- Michael Cohen, a former personal lawyer to Donald Trump, said he believes he soon will testify before a New York grand jury as part of a criminal probe of the former president.
- Cohen's comments came as he was en route to meet for the 18th time with investigators for the Manhattan District Attorney's office.
- DA Alvin Bragg is probing hush-money payments paid to two women who said they had sexual relationships with Trump.
- Trump's former advisor Kellyanne Conway reportedly met with the DA's office earlier in the week.
Michael Cohen, the former personal lawyer to Donald Trump, said Friday that he believes he will "very soon" be called to testify before a New York grand jury collecting evidence in a criminal probe of the former president.
Cohen's comments came as he was en route to meet for the 18th time with the Manhattan District Attorney's office, which is conducting the investigation related to hush-money payments paid to two women who said they had sexual relationships with Trump.
A former top advisor to Trump, Kellyanne Conway, met with the DA's office on Wednesday, The New York Times reported.
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"I look forward to speaking and to being presented before the grand jury," Cohen told NBC News and other reporters.
"I have some work to do today, but I suspect it will be very soon," Cohen added.
Cohen arranged payments to porn star Stormy Daniels and Playboy model Karen McDougal to keep them quiet before the 2016 presidential election about the alleged liaisons with Trump, whose campaign at the time was being run by Conway.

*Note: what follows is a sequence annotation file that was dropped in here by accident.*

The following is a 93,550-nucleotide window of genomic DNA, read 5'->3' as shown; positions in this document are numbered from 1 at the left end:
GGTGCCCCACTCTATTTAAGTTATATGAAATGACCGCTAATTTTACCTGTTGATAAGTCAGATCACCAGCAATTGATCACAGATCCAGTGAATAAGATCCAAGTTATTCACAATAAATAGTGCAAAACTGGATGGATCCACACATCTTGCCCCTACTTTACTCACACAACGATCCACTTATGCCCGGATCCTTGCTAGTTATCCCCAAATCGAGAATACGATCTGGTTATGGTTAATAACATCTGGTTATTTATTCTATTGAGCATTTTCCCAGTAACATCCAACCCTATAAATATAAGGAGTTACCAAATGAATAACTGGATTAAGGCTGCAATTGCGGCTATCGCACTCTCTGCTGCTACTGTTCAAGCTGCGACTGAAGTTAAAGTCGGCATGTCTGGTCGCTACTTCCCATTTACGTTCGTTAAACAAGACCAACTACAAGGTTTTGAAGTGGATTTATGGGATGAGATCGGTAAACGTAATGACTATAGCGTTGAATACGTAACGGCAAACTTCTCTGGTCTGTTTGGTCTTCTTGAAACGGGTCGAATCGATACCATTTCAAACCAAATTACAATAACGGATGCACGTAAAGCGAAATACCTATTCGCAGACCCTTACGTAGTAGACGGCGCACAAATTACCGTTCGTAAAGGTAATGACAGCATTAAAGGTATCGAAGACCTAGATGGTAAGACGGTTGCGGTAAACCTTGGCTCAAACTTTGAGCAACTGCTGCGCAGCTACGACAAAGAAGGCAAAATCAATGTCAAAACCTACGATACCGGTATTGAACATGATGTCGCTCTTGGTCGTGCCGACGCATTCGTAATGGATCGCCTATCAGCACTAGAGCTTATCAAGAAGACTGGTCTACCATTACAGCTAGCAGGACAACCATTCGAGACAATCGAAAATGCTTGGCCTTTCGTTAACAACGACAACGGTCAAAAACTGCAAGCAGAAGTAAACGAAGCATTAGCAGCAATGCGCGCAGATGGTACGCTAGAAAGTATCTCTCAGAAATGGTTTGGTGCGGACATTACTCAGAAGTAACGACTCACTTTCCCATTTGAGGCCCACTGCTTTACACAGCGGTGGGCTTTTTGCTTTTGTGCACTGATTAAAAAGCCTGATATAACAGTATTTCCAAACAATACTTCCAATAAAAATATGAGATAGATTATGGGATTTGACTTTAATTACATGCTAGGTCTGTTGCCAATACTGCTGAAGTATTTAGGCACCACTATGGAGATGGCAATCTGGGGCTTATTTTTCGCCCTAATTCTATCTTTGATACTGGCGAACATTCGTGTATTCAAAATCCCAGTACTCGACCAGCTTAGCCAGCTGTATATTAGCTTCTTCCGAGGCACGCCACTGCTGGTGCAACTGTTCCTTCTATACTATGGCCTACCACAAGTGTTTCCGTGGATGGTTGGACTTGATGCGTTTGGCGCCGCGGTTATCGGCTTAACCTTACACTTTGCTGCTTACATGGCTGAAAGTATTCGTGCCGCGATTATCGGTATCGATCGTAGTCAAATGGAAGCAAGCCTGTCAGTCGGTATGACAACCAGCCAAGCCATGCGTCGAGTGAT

In Daniels' case, Cohen paid her $130,000, but in McDougal's case, the then-parent company of the supermarket tabloid The National Enquirer paid her $150,000.
Cohen in his 2020 memoir wrote that when he had paid Daniels, "I called Trump to confirm that the transaction was completed, and the documentation all in place, but he didn't take my call — obviously a very bad sign, in hindsight."
But Conway "called and said she'd pass along the good news," Cohen wrote.
Cohen pleaded guilty to federal criminal charges in 2018 related to the payoffs to the two women and to other illegal acts.
Trump has denied having sex with either woman and any other wrongdoing.
The Times this week reported that former Enquirer publisher David Pecker and former Enquirer editor Dylan Howard have both testified to the grand jury, as have two employees of Trump's company, the Trump Organization. So has Keith Davidson, a former lawyer for Daniels, the newspaper reported.
Cohen's lawyer, Lanny Davis, on Friday complimented Manhattan DA Alvin Bragg and "his team of prosecutors."
"We have been very impressed with how meticulous and detailed with documents and text messages and lots of evidence built around this narrative regarding Stormy Daniels and the hush money," Davis said, according to NBC News.
Asked by one reporter if he is confident Bragg will obtain an indictment in the case, Davis said, "Won't use the indictment word, I'll wait to see."
"But there's no doubt the way they're going about this," Davis said. "Michael's the key to all of this ... and he is going to be the principal witness, and Mr. Trump is finally going to be held accountable in front of a jury of his peers," Davis said. "Then we'll see whether he's guilty or innocent."
A lawyer for Trump did not immediately respond to a request for comment.
In addition to the Manhattan DA's probe, Trump faces three other criminal investigations.
In Atlanta, the local district attorney is investigating Trump, his campaign lawyers and others in connection with his efforts to overturn his loss to President Joe Biden in that state in the 2020 election.
And in Washington, D.C., special counsel Jack Smith is overseeing a Department of Justice probe of Trump's attempt to undo Biden's victory in the Electoral College, and his actions leading up to and including the Jan. 6, 2021, riot by his supporters that interrupted a joint session of Congress certifying Biden had won.
Smith is also investigating whether Trump obstructed justice and otherwise broke the law in taking hundreds of government documents, many of them classified, when he left office, and storing them at his Mar-a-Lago club in Palm Beach, Florida.
Trump denies wrongdoing in all of those cases.